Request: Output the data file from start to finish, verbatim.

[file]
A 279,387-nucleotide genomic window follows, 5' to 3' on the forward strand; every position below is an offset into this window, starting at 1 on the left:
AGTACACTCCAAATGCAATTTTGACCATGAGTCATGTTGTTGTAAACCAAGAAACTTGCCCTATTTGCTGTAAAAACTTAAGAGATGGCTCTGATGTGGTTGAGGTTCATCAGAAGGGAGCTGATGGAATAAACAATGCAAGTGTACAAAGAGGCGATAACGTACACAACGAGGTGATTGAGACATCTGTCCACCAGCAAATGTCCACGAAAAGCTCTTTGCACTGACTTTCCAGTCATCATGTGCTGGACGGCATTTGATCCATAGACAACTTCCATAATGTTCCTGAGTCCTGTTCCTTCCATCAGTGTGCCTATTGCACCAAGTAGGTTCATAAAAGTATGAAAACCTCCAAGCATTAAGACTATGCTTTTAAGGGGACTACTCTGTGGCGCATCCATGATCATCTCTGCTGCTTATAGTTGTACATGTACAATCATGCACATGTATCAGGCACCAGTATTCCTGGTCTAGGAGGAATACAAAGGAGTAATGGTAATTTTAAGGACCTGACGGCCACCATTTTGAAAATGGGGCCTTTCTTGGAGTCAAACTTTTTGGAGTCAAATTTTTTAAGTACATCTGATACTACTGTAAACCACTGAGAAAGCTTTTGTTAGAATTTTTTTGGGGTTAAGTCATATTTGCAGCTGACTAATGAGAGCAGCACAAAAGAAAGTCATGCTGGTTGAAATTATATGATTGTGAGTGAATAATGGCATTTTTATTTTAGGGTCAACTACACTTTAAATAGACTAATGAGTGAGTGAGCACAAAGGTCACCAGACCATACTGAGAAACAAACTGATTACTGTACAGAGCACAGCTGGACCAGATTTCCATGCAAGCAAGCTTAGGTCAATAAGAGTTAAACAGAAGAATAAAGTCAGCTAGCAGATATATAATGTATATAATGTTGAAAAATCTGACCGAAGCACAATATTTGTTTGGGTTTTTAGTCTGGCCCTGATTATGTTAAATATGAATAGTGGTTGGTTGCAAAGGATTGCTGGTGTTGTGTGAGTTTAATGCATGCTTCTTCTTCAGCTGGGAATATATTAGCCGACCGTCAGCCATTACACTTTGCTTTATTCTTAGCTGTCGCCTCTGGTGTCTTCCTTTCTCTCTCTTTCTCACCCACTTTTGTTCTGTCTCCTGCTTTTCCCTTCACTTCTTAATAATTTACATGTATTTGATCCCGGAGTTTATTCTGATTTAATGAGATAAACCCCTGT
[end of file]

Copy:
A 279,387-nucleotide genomic window follows, 5' to 3' on the forward strand; every position below is an offset into this window, starting at 1 on the left:
AGTACACTCCAAATGCAATTTTGACCATGAGTCATGTTGTTGTAAACCAAGAAACTTGCCCTATTTGCTGTAAAAACTTAAGAGATGGCTCTGATGTGGTTGAGGTTCATCAGAAGGGAGCTGATGGAATAAACAATGCAAGTGTACAAAGAGGCGATAACGTACACAACGAGGTGATTGAGACATCTGTCCACCAGCAAATGTCCACGAAAAGCTCTTTGCACTGACTTTCCAGTCATCATGTGCTGGACGGCATTTGATCCATAGACAACTTCCATAATGTTCCTGAGTCCTGTTCCTTCCATCAGTGTGCCTATTGCACCAAGTAGGTTCATAAAAGTATGAAAACCTCCAAGCATTAAGACTATGCTTTTAAGGGGACTACTCTGTGGCGCATCCATGATCATCTCTGCTGCTTATAGTTGTACATGTACAATCATGCACATGTATCAGGCACCAGTATTCCTGGTCTAGGAGGAATACAAAGGAGTAATGGTAATTTTAAGGACCTGACGGCCACCATTTTGAAAATGGGGCCTTTCTTGGAGTCAAACTTTTTGGAGTCAAATTTTTTAAGTACATCTGATACTACTGTAAACCACTGAGAAAGCTTTTGTTAGAATTTTTTTGGGGTTAAGTCATATTTGCAGCTGACTAATGAGAGCAGCACAAAAGAAAGTCATGCTGGTTGAAATTATATGATTGTGAGTGAATAATGGCATTTTTATTTTAGGGTCAACTACACTTTAAATAGACTAATGAGTGAGTGAGCACAAAGGTCACCAGACCATACTGAGAAACAAACTGATTACTGTACAGAGCACAGCTGGACCAGATTTCCATGCAAGCAAGCTTAGGTCAATAAGAGTTAAACAGAAGAATAAAGTCAGCTAGCAGATATATAATGTATATAATGTTGAAAAATCTGACCGAAGCACAATATTTGTTTGGGTTTTTAGTCTGGCCCTGATTATGTTAAATATGAATAGTGGTTGGTTGCAAAGGATTGCTGGTGTTGTGTGAGTTTAATGCATGCTTCTTCTTCAGCTGGGAATATATTAGCCGACCGTCAGCCATTACACTTTGCTTTATTCTTAGCTGTCGCCTCTGGTGTCTTCCTTTCTCTCTCTTTCTCACCCACTTTTGTTCTGTCTCCTGCTTTTCCCTTCACTTCTTAATAATTTACATGTATTTGATCCCGGAGTTTATTCTGATTTAATGAGATAAACCCCTGT